Feeling the Blues


False optimism or not, Coach Tab Baldwin said that Gilas Pilipinas has a puncher’s chance to beat fifth-ranked France should the planets align for the nationals.

The planets did not align last night, though, as France overcame a game and determined Gilas Pilipinas 93–84 behind a combined 48 points from NBA superstar Tony Parker and Euroleague MVP Nando De Colo.


Despite the loss, it sure seemed that the planets were lining up perfectly—for one scintillating quarter at least—as Baldwin had hoped for. Energized by a mammoth white-wearing crowd, Gilas Pilipinas burst through the gates with fire and brimstone, taking the fight right to the their fancied rivals from France. Behind the exquisite playmaking of naturalized center Andray Blatche and playmaker extraordinaire Jayson Castro and an aggressive, in-your-face defense, Team Pilipinas built as much as a 10-point lead, 28–18, before ending the first with a seemingly unthinkable 30–22 advantage.

Then the Les Bleus of France started asserting themselves, imposing both their style and their will on Gilas the way elite teams do. They matched the intensity and energy of the Filipinos. They clamped down defensively, stonewalling the paint with their size and length and smothering the playmakers of Gilas with their quick feet and active hands. They also started humming on offense, executing patiently, if not beautifully, led by the heralded pair of De Colo and Parker.


By the three-minute mark of the second canto, much of Gilas Pilipinas’s ten-point lead was gone as Castro and company struggled to manufacture points against the suffocating defense of Parker and company. The Les Bleus finally retook the lead for good, 41–40, at the tailend of the quarter behind the exploits of De Colo, who finished the first half with 18 points.

In the third quarter, France showed why it is ranked as the fifth best basketball team in the world, combining crafty playmaking with disciplined but disruptive defense. The Les Bleus also started forcing turnovers, quickly turning them to easy baskets—notably, two rim-rattling dunks from center Kim Tillie—as they started to pull away from the seemingly befuddled Filipinos. France built as much as a 17-point lead in the third canto, before settling for a 77–66 advantage going to the fourth.


Gilas, though, refused to fold. Andray Blatche, bothered by a bum ankle and saddled with four fouls, started bulldozing his way inside even as guards Jayson Castro and Terrence Romeo began manufacturing points both inside and out. The relentless duo of Troy Rosario and Gabe Norwood also had a hand in the Filipinos’ fight back, time and again grabbing offensive rebounds and keeping loose balls alive. A Gabe Norwood stickback with 3:15 remaining inched Gilas closer to Les Bleus, 85–81, fanning the hopes of an upset yet again.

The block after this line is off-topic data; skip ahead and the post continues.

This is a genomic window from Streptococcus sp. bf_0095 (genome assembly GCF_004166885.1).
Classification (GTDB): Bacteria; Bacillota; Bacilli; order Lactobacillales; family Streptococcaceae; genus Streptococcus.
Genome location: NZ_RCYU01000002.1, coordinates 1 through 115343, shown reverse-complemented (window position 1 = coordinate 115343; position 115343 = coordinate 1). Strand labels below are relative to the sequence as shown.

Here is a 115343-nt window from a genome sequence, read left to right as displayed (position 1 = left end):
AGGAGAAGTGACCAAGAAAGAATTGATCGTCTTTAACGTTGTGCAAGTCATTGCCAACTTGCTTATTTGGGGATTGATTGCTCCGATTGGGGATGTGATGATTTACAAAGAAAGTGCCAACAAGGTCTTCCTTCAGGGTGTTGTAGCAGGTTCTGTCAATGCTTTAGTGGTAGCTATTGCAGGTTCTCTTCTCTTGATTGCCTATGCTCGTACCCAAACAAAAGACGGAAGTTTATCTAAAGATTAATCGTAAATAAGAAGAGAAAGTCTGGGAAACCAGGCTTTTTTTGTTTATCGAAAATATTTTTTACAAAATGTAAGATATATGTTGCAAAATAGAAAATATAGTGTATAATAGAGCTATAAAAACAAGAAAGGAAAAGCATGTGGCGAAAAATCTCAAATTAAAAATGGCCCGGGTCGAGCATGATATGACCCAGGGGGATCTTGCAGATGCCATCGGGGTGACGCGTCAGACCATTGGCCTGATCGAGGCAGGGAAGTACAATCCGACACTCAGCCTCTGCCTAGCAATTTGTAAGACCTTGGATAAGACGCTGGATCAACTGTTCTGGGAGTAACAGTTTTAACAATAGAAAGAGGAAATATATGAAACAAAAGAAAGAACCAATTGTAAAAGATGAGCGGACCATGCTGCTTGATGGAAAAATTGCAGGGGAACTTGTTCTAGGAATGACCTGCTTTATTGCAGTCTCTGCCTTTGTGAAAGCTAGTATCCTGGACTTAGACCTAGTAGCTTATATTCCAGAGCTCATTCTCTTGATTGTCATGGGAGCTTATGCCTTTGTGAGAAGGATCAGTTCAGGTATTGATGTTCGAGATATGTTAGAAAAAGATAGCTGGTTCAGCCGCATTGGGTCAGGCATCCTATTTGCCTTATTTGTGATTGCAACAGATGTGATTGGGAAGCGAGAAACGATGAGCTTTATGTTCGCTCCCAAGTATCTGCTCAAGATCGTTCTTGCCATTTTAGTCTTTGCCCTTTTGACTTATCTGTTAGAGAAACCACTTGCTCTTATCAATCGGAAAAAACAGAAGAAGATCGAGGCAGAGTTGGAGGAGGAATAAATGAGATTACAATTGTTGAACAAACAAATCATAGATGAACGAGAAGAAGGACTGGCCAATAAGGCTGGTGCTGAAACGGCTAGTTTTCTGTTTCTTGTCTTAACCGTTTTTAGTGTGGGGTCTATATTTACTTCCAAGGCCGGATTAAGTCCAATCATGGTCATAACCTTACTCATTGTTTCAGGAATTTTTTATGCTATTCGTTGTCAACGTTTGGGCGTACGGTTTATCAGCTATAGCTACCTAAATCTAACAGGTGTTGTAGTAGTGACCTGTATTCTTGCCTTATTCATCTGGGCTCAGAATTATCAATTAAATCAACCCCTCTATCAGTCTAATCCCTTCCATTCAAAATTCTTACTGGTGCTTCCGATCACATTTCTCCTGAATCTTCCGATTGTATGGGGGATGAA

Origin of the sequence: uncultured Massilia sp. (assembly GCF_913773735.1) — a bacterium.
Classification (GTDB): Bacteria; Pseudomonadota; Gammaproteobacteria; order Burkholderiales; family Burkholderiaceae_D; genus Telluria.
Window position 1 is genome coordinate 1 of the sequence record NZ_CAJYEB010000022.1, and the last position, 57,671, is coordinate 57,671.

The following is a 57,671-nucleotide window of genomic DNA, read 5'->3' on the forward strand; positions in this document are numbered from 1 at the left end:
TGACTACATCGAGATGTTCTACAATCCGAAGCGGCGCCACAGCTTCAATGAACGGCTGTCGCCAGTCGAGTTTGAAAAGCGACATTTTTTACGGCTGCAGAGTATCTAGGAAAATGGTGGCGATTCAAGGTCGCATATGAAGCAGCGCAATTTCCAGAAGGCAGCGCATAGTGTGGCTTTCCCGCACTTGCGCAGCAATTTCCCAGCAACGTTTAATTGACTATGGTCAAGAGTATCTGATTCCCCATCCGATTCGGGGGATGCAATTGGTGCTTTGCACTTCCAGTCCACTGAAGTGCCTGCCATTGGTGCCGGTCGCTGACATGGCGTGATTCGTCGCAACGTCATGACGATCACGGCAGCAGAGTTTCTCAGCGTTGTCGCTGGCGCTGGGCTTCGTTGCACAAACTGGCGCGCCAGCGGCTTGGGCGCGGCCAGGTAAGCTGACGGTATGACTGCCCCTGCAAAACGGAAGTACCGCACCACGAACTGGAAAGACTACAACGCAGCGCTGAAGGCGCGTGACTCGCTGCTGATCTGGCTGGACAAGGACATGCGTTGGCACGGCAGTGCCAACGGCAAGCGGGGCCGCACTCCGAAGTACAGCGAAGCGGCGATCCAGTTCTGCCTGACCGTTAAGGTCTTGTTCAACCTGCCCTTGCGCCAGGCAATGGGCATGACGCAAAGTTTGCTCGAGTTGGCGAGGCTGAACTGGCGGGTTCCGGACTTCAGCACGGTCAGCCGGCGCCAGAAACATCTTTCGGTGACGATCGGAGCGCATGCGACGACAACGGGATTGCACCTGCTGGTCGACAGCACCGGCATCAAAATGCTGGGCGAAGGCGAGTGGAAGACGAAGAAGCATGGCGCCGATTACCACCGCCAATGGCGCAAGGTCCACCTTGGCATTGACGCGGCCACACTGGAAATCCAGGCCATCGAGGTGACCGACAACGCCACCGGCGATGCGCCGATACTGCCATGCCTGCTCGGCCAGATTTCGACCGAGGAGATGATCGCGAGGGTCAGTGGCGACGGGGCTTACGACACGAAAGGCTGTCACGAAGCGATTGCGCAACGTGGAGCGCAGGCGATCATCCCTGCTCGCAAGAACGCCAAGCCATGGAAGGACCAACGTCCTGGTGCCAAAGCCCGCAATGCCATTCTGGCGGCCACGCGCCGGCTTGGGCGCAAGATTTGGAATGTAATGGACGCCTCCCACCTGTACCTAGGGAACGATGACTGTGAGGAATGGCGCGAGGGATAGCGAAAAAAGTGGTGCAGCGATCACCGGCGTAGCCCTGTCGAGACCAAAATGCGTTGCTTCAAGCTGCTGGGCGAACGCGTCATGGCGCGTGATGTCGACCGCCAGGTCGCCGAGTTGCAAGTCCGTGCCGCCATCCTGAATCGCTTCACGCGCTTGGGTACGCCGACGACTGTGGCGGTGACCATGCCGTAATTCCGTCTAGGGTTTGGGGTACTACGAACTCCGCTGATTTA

Ultimately, the French did not cave in, displaying the type of poise and calm that the truly elite teams possess. With the shot clock running down and the score at 85–81, NBA veteran Boris Diaw showed the crafty playmaking he is best known for, eluding three defenders on his way to a sweet lay-in over the outstretched arms of Troy Rosario to douse cold water on Gilas’s searing late-game run. Nando De Colo and Kim Tillie then finished off the Filipinos, adding six more unanswered points to put the game out of reach.


Now, if this game is any indication, Gilas Pilipinas will have to play near-flawless basketball if they are to win this tournament. The margin for error is slim to none, and yes, Gilas might need nothing short of a miracle—a planetary alignment, perhaps?—to punch a ticket to Rio.

Consider the gauntlet that Gilas must go through to get that golden ticket: If they get past the Tall Blacks of New Zealand (ranked 21st in the world) later tonight, they will have to beat either the Giant Men of Turkey (8th) or Team Canada (26th), bannered by NBA champion Tristan Thompson and NBA standout Cory Joseph. Should Gilas march on to the finals, they will likely face the Les Bleus of France once more, only stronger with NBA star Nicolas Batum available already.


As if that challenge is not daunting enough, Gilas will have to get its act together now, barely 24 hours removed from the heartbreaking loss to France. The national team will have less than a day to correct the errors they committed last night. They will have less than a day to work on their schemes and plays. They will have less than a day to figure out ways to score over taller men and defend them on the other end. They will have less than a day to get their hearts and minds right back in.

The odds most certainly are not in favor of Gilas Pilipinas. That does not mean we should stop believing.

Miracles do happen. Planets do align.

There is still a sliver of hope.

martin-bolimaWritten by Martin Dale D. Bolima.

Martin is a copy editor for the University Press of First Asia. He is an avid sports fan. He used to keep a sports blog at http://pinoysportsnet.blogspot.com/.

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